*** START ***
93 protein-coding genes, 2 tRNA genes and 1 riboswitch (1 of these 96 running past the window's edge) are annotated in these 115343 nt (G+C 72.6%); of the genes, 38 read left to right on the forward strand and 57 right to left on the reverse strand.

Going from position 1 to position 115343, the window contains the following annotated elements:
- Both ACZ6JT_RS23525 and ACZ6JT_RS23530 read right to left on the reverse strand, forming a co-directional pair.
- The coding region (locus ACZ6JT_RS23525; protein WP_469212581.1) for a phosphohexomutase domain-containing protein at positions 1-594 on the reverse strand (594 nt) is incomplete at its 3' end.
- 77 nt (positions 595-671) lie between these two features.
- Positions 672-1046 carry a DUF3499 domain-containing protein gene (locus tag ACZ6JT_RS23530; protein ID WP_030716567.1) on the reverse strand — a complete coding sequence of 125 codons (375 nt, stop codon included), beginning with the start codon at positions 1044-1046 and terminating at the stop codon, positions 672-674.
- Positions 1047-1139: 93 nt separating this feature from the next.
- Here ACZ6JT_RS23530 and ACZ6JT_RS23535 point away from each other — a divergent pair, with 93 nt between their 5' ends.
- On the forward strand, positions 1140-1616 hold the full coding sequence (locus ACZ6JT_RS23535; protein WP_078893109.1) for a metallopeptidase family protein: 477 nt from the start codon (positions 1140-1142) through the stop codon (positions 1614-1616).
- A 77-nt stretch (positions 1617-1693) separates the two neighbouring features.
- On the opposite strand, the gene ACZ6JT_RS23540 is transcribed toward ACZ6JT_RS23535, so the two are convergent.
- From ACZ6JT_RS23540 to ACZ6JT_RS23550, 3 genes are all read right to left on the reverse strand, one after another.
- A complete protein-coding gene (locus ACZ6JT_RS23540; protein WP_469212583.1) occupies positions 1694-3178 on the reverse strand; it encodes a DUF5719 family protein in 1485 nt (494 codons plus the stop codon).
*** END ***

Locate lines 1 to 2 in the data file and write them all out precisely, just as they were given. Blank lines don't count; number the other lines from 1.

93 protein-coding genes, 2 tRNA genes and 1 riboswitch (1 of these 96 running past the window's edge) are annotated in these 115343 nt (G+C 72.6%); of the genes, 38 read left to right on the forward strand and 57 right to left on the reverse strand.

Going from position 1 to position 115343, the window contains the following annotated elements: